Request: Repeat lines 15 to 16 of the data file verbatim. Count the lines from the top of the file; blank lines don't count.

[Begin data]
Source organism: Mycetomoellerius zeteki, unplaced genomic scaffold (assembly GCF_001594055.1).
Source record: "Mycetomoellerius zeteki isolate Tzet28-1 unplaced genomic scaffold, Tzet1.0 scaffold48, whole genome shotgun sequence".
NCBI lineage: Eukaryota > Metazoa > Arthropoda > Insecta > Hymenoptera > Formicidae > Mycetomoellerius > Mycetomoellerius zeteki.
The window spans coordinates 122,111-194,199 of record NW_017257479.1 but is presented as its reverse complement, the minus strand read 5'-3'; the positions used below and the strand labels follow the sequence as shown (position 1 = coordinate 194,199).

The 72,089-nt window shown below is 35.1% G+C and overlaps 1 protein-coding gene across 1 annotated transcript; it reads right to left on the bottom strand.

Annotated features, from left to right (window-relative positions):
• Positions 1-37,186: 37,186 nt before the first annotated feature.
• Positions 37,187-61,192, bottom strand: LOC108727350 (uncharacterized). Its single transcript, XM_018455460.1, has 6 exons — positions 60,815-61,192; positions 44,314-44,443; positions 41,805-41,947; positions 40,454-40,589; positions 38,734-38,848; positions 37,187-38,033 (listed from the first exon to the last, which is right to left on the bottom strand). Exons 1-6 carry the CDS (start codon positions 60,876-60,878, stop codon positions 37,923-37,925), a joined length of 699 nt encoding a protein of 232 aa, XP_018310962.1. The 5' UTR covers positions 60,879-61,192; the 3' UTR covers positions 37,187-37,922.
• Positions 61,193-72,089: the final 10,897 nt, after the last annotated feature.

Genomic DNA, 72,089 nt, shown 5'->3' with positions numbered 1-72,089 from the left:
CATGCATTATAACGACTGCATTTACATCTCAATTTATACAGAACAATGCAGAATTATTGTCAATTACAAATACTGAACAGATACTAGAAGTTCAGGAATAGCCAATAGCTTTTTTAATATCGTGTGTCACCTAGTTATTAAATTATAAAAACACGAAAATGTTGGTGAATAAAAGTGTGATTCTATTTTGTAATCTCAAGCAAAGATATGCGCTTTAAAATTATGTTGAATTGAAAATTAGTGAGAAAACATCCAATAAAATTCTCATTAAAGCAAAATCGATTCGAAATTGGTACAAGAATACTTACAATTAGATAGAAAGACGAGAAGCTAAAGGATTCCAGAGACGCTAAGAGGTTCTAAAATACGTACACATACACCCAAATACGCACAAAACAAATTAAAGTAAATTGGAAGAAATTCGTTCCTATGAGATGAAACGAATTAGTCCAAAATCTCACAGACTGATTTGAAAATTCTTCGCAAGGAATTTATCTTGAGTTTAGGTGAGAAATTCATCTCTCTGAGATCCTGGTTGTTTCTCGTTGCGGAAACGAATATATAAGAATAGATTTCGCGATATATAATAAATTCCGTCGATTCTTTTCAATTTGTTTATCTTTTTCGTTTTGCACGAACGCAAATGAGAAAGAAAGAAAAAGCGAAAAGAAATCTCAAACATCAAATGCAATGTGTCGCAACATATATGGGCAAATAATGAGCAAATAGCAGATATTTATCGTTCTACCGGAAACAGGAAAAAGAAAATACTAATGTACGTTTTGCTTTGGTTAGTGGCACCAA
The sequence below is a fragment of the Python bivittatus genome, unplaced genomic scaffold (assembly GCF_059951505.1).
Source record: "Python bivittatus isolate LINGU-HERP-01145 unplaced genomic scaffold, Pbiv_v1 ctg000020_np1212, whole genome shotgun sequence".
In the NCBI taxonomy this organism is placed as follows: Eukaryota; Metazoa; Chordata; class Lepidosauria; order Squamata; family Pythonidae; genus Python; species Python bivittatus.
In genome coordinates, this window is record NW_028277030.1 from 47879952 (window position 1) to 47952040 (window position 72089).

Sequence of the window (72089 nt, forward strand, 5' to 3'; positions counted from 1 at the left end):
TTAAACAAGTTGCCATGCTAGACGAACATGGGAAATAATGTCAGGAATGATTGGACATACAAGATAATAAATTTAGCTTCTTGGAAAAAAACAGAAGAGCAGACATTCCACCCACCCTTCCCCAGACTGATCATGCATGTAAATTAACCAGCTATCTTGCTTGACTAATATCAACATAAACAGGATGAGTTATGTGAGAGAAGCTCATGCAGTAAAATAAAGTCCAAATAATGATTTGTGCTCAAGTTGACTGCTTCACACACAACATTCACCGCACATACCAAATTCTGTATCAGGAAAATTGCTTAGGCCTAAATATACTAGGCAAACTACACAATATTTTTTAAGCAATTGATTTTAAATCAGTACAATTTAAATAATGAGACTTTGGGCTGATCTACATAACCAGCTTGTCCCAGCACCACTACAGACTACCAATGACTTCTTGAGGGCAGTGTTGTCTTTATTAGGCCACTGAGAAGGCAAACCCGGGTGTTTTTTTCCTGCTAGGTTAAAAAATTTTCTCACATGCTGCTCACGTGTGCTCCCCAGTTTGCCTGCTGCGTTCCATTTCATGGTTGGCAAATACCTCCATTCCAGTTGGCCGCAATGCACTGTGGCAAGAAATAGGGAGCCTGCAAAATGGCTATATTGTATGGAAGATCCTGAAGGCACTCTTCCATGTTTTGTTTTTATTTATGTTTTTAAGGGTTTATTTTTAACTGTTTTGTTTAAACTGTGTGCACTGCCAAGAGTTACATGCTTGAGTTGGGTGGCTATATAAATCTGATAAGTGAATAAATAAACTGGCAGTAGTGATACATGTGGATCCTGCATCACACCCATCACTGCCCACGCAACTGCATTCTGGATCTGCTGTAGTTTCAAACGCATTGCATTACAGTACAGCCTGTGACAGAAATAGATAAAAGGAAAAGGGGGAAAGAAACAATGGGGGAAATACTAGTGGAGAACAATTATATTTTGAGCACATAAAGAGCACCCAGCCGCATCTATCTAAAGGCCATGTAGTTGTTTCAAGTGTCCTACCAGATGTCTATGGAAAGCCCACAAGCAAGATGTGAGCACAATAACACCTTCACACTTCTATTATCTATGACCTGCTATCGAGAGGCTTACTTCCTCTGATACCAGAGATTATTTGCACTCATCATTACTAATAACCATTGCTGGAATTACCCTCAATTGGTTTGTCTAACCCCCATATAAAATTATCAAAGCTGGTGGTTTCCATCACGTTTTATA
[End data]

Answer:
In genome coordinates, this window is record NW_028277030.1 from 47879952 (window position 1) to 47952040 (window position 72089).

Sequence of the window (72089 nt, forward strand, 5' to 3'; positions counted from 1 at the left end):